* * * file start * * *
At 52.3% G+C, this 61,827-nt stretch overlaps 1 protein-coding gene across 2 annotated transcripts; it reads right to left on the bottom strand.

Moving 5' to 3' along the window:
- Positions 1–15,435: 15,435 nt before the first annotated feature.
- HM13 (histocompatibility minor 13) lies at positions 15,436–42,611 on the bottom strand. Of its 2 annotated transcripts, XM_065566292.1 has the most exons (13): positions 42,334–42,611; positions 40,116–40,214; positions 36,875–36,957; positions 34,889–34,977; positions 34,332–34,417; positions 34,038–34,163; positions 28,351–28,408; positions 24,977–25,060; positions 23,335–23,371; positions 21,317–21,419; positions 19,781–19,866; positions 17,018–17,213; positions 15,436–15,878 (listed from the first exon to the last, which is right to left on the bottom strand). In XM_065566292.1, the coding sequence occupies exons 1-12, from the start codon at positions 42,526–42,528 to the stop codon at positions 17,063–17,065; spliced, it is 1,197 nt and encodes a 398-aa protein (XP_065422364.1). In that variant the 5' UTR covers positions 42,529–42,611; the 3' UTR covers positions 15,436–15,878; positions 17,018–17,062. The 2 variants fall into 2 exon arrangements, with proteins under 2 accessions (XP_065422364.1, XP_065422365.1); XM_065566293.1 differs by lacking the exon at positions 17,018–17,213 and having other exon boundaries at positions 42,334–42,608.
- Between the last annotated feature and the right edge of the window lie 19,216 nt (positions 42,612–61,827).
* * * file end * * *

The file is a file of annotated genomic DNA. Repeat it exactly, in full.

At 52.3% G+C, this 61,827-nt stretch overlaps 1 protein-coding gene across 2 annotated transcripts; it reads right to left on the bottom strand.

Moving 5' to 3' along the window:
- Positions 1–15,435: 15,435 nt before the first annotated feature.
- HM13 (histocompatibility minor 13) lies at positions 15,436–42,611 on the bottom strand. Of its 2 annotated transcripts, XM_065566292.1 has the most exons (13): positions 42,334–42,611; positions 40,116–40,214; positions 36,875–36,957; positions 34,889–34,977; positions 34,332–34,417; positions 34,038–34,163; positions 28,351–28,408; positions 24,977–25,060; positions 23,335–23,371; positions 21,317–21,419; positions 19,781–19,866; positions 17,018–17,213; positions 15,436–15,878 (listed from the first exon to the last, which is right to left on the bottom strand). In XM_065566292.1, the coding sequence occupies exons 1-12, from the start codon at positions 42,526–42,528 to the stop codon at positions 17,063–17,065; spliced, it is 1,197 nt and encodes a 398-aa protein (XP_065422364.1). In that variant the 5' UTR covers positions 42,529–42,611; the 3' UTR covers positions 15,436–15,878; positions 17,018–17,062. The 2 variants fall into 2 exon arrangements, with proteins under 2 accessions (XP_065422364.1, XP_065422365.1); XM_065566293.1 differs by lacking the exon at positions 17,018–17,213 and having other exon boundaries at positions 42,334–42,608.
- Between the last annotated feature and the right edge of the window lie 19,216 nt (positions 42,612–61,827).